Majority of primary anterior cruciate ligament reconstruction (ACLR) failures are caused by non-anatomically positioned femoral tunnels. They are predominantly anteriorly-proximally located by trans-tibial tunnel techniques for fear of posterior cortical blowout. For revision ACLR, it is important to avoid overlapping tunnels. The anatomic rectangular tunnel ACL reconstruction (ART ACLR) with a 10-mm wide bone-patellar tendon-bone (BTB) graft was developed to mimic natural fiber arrangement inside the native ACL, and to minimize space between the tunnel wall and the bone plug. As parallelepiped tunnels with a cross-sectional area of 50 mm2 in ART ACLR are smaller in aperture than 10-mm cylindrical tunnels with that of 79 mm2 in conventional techniques, the rectangular tunnels in revision ACLR may be less frequently compromised by non-anatomic previous tunnels. With this technique, we could more consistently create anatomically correct tunnels without tunnel-overlapping in one-stage revision ACLR. In case that the tunnel-overlapping is unavoidable, the route of over-the-top of the lateral condyle could be an acceptable option instead of the tunnel technique. Femoral tunnel malposition is a common situation in revision ACL reconstruction. Several factors must be considered prior to surgery. These include existing tunnel position, tunnel enlargement, presence of hardware, and graft selection for revision surgery. In this chapter, we will discuss the approach to femoral tunnel revision as well as techniques to handle various situations. We will also discuss our over-the-top technique and our recently described anatomical rectangular tunnel technique.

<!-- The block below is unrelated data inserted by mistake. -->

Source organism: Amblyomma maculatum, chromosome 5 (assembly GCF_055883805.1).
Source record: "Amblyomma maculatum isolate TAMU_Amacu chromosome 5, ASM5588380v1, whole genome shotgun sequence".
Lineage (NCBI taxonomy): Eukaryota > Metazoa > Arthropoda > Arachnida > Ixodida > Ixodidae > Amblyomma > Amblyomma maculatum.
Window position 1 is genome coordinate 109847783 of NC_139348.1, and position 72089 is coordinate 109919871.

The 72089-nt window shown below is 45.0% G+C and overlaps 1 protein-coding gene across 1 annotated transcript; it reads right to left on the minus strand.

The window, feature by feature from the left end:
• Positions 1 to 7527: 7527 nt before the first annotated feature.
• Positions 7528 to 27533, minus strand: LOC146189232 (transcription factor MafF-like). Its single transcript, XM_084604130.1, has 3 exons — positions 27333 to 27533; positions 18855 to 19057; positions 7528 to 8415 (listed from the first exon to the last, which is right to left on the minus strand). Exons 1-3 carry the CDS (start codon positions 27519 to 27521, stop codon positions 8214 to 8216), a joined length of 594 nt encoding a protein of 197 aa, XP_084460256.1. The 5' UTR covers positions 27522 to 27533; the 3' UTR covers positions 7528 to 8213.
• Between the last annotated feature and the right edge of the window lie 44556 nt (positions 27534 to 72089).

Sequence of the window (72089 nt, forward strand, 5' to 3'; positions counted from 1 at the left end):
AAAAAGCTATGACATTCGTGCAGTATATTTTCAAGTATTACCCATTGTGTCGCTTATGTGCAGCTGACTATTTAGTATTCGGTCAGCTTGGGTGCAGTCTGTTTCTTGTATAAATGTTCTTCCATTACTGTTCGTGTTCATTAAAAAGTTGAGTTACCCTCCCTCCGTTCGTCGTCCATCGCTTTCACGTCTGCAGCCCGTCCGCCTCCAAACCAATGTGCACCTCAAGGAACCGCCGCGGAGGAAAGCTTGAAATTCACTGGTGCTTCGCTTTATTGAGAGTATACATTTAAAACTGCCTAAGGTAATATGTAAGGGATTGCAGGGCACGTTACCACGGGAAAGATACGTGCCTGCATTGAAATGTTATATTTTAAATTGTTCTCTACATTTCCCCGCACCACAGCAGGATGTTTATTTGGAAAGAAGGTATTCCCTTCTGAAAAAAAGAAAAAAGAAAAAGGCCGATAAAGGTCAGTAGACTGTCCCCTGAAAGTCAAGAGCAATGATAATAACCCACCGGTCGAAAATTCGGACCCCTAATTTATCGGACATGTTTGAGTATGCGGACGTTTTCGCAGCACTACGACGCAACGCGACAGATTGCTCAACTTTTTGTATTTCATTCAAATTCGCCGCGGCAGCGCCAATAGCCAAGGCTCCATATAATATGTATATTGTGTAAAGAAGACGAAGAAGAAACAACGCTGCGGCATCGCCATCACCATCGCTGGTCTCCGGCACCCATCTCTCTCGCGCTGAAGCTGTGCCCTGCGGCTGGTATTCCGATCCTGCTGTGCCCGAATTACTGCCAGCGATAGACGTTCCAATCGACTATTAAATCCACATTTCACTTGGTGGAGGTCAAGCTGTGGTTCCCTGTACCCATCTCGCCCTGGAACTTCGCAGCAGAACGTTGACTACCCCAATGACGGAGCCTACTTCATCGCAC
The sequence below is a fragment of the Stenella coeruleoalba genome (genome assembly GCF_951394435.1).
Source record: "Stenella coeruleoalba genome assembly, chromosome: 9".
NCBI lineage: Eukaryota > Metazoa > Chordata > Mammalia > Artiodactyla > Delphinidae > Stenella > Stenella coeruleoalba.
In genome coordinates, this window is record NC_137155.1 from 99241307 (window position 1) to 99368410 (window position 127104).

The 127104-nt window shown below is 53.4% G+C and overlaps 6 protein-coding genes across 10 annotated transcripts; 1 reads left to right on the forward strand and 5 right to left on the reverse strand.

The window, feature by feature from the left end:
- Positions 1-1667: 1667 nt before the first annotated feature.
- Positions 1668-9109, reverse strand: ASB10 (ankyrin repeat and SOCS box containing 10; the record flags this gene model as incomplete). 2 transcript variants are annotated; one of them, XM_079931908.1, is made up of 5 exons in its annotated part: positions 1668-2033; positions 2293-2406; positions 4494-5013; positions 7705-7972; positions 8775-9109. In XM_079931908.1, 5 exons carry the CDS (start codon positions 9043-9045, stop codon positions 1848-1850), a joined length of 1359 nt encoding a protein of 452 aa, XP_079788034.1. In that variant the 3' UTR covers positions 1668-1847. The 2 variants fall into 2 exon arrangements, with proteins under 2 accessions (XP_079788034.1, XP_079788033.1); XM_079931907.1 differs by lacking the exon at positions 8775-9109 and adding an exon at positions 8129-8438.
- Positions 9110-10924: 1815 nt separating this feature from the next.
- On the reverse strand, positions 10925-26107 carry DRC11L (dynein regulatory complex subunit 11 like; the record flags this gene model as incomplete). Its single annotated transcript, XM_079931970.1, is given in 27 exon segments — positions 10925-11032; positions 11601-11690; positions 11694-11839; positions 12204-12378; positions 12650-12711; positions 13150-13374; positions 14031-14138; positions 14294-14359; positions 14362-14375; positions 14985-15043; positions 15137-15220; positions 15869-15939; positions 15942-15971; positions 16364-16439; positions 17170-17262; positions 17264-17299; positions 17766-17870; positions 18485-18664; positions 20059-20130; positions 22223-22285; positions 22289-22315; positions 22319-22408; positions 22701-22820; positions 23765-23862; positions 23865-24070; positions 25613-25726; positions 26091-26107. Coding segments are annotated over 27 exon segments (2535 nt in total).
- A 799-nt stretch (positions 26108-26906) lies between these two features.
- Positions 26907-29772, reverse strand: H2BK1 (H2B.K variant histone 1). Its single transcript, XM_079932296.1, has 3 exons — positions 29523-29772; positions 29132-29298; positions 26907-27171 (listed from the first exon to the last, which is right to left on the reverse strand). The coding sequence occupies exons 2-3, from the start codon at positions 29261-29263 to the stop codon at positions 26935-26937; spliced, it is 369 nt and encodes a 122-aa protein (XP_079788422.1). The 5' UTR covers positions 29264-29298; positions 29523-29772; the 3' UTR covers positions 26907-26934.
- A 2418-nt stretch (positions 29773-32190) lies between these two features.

|Title of host publication||Revision ACL Reconstruction|
|Subtitle of host publication||Indications and Technique|
|Publisher||Springer New York|
|Number of pages||10|
|ISBN (Print)||1461407656, 9781461407652|
|Publication status||Published - 01-11-2014|
All Science Journal Classification (ASJC) codes